About Gilgal

Gilgal Sculpture Garden can be found at 749 East 500 South in Gilgal. Salt Lake City. The city was envisioned, constructed, and built. Gilgal Sculpture Garden is located in Gilgal at 749 East 500 South. The city of Salt Lake. Thomas Battersby Child, Jr. envisioned, designed, and developed the town in the mid-twentieth century.

Many people are ignorant of the garden’s existence since it is hidden between residences and businesses in the center of the block. When they arrive for the first time, they experience a genuine feeling of discovery. Find out more.

The Gilgal Sculpture Garden has 12 unique sculptures and over 70 stones etched with scriptures, poetry, and literary writings. Overall, Gilgal Sculpture Garden is notable because it is Utah’s sole recognized “visionary art setting.”


Gilgal Garden is the physical manifestation of Thomas Child’s deep-seated convictions. “Try to make your ideas express themselves with your hands if you wish to be brought down to earth in your thinking and learning,” Child advised. The garden has twelve unique sculptural compositions and over 70 stones carved with scriptures, poetry, and philosophical literature. Each reflects a concept that spoke to the Child throughout his lifelong spiritual journey. The sculptures and stones form a meaningful environment and a one-of-a-kind piece of art.

Thousands of people visited Gilgal Garden throughout Child’s lifetime. He anticipated that through creating the garden, visitors would be inspired to explore “the unanswered riddles of life” and fight to discover their solutions. The Child knew that many people would find Gilgal Garden unusual, but he hoped they would embrace the challenge. “You’re not required to agree with me,” he stated. “You may think I’m crazy, but I hope I’ve piqued your interest and curiosity.”

The Child started construction in Gilgal Garden in 1945 at age 57. He’d already had a successful masonry contractor’s profession, married and established a family, and been a community leader; He had been seeking a bishop of the LDS Tenth Ward for many years, nearly 19 years when he died. Until his death in 1963, Child’s garden took much of his time and money.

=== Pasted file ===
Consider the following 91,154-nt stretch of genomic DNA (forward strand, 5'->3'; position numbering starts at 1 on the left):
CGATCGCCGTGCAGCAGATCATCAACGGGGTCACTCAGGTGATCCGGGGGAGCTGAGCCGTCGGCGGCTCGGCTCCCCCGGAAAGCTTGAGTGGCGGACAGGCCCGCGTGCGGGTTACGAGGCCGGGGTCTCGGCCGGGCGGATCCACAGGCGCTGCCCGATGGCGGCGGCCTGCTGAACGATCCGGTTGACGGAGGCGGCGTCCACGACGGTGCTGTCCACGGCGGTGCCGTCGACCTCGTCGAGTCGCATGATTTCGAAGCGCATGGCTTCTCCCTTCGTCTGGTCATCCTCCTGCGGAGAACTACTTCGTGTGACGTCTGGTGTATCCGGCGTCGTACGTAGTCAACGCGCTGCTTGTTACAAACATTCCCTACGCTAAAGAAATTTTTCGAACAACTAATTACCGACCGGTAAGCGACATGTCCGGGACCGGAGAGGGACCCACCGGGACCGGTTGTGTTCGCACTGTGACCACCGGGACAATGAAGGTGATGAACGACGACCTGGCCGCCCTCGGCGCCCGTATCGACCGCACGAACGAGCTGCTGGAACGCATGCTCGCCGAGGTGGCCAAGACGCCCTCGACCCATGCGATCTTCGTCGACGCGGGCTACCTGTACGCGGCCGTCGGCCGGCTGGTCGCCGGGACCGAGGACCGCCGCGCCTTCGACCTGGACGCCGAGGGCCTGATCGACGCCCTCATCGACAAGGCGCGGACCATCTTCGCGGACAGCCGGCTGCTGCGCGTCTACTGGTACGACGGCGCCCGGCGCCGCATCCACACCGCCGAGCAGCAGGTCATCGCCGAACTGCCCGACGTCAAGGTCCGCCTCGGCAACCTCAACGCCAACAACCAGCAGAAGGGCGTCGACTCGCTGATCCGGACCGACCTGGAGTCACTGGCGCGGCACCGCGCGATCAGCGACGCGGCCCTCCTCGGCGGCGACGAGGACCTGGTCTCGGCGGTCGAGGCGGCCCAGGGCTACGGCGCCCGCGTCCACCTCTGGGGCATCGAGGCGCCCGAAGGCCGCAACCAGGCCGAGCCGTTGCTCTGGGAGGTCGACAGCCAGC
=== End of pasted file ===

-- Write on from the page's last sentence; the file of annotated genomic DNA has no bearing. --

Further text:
Creating Sculptures from Stones

The Child made extraordinary efforts to get massive sFor his sculptures; he uses stones weighing up to 62 tons. He has high regard for the inherent beauty of his materials. He explored the state, searching for “a boulder in which I could lay over the notion and tell the tale and yet have it a stone.” A child often hired huge trucks and heavy machinery to remove the stones and transport them to his yard.

The Child had a whole workshop in his backyard, replete with unique tools for handling and cutting the stone. He boasted that only raw materials were carried into the yard and that all finishing work was completed on-site.

A child uses an oxyacetylene torch, similar to those used to cut steel or stone. The torch’s heat melted the waste rock and bonded the surface of the remaining stone, giving it a glossy shine. Bryant Higgs, Child’s son-in-law and helper pioneered this sculpting approach as a competent welder.

Higgs taught sculptor Maurice Brooks of Utah how to use a torch. Brooks carved elements for many of Child’s works, including The Sphinx, The Monument to Trade, Daniel II, Malachi, and the last chapter of Ecclesiastes. After carefully following Child’s advice.